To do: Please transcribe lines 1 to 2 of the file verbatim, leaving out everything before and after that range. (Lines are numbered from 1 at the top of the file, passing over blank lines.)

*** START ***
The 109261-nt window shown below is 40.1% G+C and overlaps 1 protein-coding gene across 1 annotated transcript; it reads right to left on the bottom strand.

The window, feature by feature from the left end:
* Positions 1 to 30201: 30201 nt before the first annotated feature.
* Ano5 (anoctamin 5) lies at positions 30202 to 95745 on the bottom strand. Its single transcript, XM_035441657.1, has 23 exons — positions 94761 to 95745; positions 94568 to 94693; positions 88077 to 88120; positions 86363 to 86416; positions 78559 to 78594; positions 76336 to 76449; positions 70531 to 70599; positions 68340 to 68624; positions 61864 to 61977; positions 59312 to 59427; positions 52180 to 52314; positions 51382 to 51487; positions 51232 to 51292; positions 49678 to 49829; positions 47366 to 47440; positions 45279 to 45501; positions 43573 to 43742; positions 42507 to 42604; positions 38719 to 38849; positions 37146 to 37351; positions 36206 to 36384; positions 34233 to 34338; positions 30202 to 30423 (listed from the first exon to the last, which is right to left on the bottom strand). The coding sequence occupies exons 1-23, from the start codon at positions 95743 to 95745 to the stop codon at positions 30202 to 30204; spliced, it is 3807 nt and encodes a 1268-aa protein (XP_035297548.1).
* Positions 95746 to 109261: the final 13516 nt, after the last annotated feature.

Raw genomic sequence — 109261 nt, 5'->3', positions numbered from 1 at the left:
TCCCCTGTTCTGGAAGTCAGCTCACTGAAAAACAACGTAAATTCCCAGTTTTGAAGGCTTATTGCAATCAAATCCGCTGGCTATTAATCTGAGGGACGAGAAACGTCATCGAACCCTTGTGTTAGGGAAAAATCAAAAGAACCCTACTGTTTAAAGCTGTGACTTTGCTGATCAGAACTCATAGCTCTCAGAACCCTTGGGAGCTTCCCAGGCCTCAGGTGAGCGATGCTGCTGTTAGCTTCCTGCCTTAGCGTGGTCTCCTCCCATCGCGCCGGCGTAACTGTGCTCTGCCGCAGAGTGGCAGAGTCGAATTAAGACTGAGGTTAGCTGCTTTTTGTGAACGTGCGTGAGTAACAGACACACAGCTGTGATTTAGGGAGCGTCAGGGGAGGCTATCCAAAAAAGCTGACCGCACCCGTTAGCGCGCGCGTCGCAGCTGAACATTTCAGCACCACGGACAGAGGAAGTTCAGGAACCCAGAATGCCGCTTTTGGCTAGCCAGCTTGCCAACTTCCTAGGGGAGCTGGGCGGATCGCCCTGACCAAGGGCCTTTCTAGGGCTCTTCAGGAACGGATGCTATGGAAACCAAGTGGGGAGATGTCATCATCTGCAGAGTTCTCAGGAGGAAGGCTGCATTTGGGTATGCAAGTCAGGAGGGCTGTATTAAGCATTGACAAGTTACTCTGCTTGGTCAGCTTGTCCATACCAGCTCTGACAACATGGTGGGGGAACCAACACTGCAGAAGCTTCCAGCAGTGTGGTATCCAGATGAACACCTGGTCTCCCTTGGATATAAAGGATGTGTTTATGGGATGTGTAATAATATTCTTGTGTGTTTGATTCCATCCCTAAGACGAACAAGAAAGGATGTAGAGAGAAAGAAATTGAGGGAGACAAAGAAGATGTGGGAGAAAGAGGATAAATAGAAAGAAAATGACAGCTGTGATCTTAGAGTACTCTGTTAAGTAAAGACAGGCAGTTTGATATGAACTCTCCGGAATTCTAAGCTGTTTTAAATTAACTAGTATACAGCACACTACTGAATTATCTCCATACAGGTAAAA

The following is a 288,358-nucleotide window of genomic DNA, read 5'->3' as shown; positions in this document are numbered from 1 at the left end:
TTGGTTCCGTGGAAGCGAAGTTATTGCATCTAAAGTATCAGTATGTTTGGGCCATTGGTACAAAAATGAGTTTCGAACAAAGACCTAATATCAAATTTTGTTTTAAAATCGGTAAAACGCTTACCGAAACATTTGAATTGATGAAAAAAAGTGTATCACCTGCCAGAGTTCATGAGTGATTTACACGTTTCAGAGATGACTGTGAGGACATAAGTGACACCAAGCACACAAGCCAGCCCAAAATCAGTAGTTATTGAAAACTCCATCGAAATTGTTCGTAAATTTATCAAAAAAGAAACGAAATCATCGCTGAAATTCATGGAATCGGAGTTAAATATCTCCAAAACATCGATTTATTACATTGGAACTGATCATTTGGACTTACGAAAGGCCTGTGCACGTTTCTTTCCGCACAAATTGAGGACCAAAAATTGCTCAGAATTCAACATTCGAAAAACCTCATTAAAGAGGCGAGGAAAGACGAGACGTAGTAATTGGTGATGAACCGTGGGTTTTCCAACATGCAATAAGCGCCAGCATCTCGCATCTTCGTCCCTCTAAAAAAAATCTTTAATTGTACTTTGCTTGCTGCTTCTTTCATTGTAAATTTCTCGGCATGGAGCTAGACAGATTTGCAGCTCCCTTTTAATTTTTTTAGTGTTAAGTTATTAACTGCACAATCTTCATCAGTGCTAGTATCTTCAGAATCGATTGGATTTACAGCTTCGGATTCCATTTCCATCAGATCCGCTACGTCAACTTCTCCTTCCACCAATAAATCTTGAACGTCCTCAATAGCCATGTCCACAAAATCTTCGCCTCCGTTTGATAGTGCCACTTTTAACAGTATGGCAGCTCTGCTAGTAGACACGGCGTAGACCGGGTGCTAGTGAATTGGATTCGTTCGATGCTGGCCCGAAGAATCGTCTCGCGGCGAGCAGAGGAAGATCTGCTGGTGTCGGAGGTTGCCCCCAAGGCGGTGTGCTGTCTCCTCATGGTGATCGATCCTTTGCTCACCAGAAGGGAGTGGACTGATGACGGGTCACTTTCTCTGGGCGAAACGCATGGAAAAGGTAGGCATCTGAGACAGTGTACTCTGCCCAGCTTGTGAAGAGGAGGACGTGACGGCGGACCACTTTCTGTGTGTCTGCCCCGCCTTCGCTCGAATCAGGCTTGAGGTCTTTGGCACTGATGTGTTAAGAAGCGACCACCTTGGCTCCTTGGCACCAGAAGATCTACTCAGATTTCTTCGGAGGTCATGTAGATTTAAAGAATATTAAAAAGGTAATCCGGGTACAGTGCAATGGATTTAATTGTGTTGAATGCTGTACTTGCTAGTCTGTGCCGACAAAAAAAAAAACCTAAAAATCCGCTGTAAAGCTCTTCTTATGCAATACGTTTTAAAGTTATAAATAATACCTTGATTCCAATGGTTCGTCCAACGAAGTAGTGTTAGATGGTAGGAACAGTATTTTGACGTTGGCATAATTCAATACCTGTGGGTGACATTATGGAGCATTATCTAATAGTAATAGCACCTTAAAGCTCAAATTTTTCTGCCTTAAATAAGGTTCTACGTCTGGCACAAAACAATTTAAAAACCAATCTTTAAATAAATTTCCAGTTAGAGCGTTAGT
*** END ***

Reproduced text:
The 109261-nt window shown below is 40.1% G+C and overlaps 1 protein-coding gene across 1 annotated transcript; it reads right to left on the bottom strand.

The window, feature by feature from the left end: